How will I know if I'm in Labour?

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This is a question I often get asked by mums-to-be as they prepare for the “big day”.

The stock answer that most people tell you is “Don’t worry you’ll know!” – Well that doesn’t really help does it??

So let’s look at the two signs of labour:

1) Contractions/tightenings or surges (Hypnobirthing word)

2) Waters breaking (not always – see below)

What are contractions?

Your womb (uterus) has a muscular layer within it so it contracts just like any other muscle in your body. During the third trimester of pregnancy you may notice your bump having brief episodes of tightness (If you place the palm on your hand on the top of your bump you’ll feel it go hard) – this is your womb practicing contracting in readiness for the big day. At the same time these short episodes of tightening will help nudge your baby into the optimal position for birth. These “practice contractions” are known as Braxton Hicks

and this new sensation may feel a bit weird but should be painless. (Some women don’t even notice them).

At the end of pregnancy as your body prepares to give birth your Braxton Hicks will become more frequent, last longer and you may start to notice them more – this is your body gearing up to start labour.

What’s the difference between Braxton Hicks and real contractions?

1) Braxton Hicks can be haphazard in their appearance whereas real contractions will get closer together until they are regular in the frequency, every so many minutes. So you could time your watch by them & as Midwives we do like you to time them! – We will ask you how many contractions you are having in a 10 minute space of time.

2) Braxton Hicks are unpredictable in length with each one lasting a different length of time. On the other hand real contractions will get longer in length until they are regularly lasting between 45-60 seconds (Get someone else to time them as you lose all sense of timing when you’re experiencing this).

3) Braxton Hicks will generally come to an end if you change position, have a bath or empty your bladder whereas real contractions will remain pretty much constant no matter what you do!

4) Braxton Hicks cause little to no discomfort, mostly just a feeling of tightness all over your bump. However real contractions come over you like a wave, commonly starting in the lower back and working their way around to the front of your lower bump. They can also give you a pressure feeling in your pelvis and vagina and period like cramping in your lower abdomen. The sensations of real contractions become more intense over time – (Just to mention the huge subject of if contractions are painful – there are so many factors that come into play in answer to this question I’ll cover it in a separate blog!)

When will my waters break?

We’ve all seen it on the soaps or in a film where a pregnant woman going about her business suddenly has a gush of water all over the floor – proceeds to dash to the hospital – two quick pushes later the baby is out!!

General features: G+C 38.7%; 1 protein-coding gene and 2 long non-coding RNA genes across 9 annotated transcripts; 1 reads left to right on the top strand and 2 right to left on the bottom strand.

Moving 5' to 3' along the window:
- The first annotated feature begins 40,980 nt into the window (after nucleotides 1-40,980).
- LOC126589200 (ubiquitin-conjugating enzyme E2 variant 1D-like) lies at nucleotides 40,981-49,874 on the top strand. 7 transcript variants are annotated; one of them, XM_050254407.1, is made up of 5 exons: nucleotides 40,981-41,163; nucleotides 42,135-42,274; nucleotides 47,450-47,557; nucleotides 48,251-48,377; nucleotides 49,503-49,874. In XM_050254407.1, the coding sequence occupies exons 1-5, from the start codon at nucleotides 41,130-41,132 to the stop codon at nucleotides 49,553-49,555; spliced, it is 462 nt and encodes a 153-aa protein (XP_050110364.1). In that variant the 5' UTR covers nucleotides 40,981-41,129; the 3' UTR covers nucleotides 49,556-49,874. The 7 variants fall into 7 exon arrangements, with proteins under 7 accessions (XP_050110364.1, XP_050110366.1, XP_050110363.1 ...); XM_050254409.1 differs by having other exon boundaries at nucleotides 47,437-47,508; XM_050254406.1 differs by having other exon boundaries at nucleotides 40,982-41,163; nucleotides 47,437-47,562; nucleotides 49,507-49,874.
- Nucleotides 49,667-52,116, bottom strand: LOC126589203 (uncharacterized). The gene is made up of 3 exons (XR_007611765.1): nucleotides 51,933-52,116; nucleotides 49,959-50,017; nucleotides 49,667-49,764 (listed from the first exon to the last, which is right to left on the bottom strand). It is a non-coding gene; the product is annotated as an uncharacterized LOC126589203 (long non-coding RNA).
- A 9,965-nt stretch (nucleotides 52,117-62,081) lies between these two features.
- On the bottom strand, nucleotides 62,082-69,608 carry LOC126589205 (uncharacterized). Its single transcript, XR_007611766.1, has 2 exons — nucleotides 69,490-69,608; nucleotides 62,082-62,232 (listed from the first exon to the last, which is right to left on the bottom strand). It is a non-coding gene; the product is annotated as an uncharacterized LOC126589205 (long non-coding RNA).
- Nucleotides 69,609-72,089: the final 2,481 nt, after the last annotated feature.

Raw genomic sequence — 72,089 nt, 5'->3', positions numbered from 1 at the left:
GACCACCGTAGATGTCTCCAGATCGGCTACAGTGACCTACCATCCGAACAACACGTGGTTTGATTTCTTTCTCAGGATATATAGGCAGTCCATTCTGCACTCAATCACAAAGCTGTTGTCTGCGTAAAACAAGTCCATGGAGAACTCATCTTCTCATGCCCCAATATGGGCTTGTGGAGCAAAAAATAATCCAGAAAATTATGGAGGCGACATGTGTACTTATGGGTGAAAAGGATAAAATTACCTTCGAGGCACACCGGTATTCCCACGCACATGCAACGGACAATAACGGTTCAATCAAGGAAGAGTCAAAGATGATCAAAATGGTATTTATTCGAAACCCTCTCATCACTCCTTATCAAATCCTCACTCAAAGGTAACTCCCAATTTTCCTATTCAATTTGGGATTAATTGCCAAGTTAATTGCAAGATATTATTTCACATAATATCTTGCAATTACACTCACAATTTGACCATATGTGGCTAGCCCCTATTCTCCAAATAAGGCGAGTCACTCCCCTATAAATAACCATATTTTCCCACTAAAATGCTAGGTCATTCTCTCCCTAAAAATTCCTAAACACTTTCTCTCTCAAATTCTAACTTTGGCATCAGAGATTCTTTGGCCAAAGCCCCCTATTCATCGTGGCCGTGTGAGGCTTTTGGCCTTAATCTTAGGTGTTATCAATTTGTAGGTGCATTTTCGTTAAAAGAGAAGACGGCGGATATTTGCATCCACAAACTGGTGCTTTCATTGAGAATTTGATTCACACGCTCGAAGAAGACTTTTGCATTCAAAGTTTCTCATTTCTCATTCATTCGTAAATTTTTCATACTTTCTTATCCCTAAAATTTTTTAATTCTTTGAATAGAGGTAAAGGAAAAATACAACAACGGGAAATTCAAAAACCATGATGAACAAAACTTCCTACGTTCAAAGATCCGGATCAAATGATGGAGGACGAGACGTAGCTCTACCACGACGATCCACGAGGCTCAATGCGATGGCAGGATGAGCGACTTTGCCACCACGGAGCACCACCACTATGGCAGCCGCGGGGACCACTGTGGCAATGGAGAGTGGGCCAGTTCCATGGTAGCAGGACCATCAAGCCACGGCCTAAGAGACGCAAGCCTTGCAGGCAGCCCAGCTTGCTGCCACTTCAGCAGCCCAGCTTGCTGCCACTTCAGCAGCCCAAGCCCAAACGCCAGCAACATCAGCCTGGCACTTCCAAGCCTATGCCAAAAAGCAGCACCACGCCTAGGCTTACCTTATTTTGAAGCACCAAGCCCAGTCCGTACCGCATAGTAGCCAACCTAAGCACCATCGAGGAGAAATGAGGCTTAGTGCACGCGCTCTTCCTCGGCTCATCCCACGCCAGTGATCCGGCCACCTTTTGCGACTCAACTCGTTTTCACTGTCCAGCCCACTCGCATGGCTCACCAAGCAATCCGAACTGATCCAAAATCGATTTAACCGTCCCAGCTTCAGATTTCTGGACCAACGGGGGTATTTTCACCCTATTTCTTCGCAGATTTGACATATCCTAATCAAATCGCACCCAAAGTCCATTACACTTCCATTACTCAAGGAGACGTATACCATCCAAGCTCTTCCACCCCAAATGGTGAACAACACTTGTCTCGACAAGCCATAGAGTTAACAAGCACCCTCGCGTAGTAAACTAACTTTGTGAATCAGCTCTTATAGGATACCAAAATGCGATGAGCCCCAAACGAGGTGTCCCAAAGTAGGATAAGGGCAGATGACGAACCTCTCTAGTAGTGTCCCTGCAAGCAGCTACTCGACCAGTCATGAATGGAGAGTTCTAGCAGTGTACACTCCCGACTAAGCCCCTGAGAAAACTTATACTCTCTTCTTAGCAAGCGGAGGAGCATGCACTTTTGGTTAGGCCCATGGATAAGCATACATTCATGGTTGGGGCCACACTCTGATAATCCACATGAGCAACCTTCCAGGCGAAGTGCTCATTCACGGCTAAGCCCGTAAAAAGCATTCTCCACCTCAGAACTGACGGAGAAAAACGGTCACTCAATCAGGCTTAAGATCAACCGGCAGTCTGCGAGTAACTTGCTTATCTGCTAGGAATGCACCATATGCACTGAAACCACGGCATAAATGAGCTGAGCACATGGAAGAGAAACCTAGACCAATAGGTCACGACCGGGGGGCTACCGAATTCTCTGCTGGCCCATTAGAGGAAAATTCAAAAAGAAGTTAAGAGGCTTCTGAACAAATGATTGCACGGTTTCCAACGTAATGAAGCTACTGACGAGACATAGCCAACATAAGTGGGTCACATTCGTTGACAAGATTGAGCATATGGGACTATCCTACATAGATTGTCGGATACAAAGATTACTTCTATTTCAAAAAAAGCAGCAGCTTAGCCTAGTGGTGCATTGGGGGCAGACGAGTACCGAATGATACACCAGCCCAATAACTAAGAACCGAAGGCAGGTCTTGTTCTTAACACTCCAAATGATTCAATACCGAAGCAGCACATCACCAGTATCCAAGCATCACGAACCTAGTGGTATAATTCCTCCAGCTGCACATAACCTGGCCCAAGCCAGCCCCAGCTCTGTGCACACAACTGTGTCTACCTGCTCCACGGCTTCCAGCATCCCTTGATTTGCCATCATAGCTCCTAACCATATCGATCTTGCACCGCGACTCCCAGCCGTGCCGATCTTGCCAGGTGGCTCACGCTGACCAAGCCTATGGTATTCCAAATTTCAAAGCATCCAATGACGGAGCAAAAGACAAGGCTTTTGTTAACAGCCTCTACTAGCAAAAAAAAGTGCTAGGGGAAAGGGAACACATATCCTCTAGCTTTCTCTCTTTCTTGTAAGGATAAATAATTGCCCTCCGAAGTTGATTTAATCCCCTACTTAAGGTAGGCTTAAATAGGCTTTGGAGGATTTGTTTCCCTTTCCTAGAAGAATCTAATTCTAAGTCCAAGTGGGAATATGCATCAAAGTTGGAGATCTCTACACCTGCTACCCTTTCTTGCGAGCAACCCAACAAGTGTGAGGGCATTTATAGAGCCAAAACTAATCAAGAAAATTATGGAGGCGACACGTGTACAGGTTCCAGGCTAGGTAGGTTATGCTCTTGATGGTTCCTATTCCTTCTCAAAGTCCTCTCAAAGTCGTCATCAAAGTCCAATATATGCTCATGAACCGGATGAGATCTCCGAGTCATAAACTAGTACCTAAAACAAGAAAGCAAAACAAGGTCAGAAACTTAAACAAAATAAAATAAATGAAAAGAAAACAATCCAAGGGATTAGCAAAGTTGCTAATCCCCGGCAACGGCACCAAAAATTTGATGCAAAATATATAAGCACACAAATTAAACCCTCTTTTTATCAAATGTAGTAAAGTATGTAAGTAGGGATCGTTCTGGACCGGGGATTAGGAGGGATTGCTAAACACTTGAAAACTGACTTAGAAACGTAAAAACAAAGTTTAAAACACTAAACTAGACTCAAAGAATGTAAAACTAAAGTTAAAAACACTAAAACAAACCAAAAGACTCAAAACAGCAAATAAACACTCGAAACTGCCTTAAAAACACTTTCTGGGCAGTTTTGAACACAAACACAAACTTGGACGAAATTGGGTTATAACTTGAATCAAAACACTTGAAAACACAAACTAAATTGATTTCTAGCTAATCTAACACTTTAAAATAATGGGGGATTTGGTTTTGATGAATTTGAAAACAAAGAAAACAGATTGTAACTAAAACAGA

Well I’m sorry to tell you in reality that doesn’t happen!!

Your waters can break at any of these stages:

· Before contractions start

· At any point during labour

· As you push your baby out

· Sometimes the waters don’t break at all & your baby is born still in their bag of waters!! (Weird rare sight that I’ve seen twice - supposed to bring good luck & legend has it that Sailors bought the membranes from such births to keep themselves safe at sea!)

Your waters should be a clear liquid or straw like colour sometimes having white flecks in – they are often confused with urine because heavily pregnant ladies can sometimes leak a little bit of wee & then wonder if their waters have gone - but wee smells like wee & waters do not!!

You may feel an occasional uncontrollable trickle from your vagina or you may feel an internal “pop” sensation & more of a gush of fluid. Either way the best course of action is to grab a maternity pad to wear, check what colour the waters are & phone your midwife/hospital to let them know.

(If the waters are blood stained or a green/brown colour or have green/brown/black bits in this would be an indication for an immediate trip to the hospital (you must still phone first!) as your baby may have pooed as a sign of distress.)

What happens if my waters break but I’m not in labour?

As I already mentioned sometimes your waters can break before labour starts, (Urban myth has it that if they break in a well-known department store you get £250 voucher!) so if this is the case for you it is still important to inform your Midwife/hospital as they will still want to see you to double check for themselves and make sure that you and baby are fit and well.

If all is well you will be allowed home to try to encourage labour to begin, however they will book you a date to return to hospital for induction as a backup plan.

What’s an induction & why do I need one?

Once your waters have gone your baby has lost their sterile environment, because just as waters can leak out so can bacteria make their way into your womb. However 60% of women in this situation will go into labour within 24

hours. So whilst your health care provider will be happy to give Mother Nature a chance to get labour started naturally, if things aren’t happening within 24 hours they will encourage you to have an induction to reduce the risk of an infection to you and your baby.

An induction is a process where artificial hormones are introduced into your body to mimic those that are produced when you are in labour. By doing this your body reacts in the same way and contractions begin.

(There are many different reasons why an induction may be considered – I will be writing a blog on Induction & what’s involved soon!)

Thanks for reading

Jane – The Midwife

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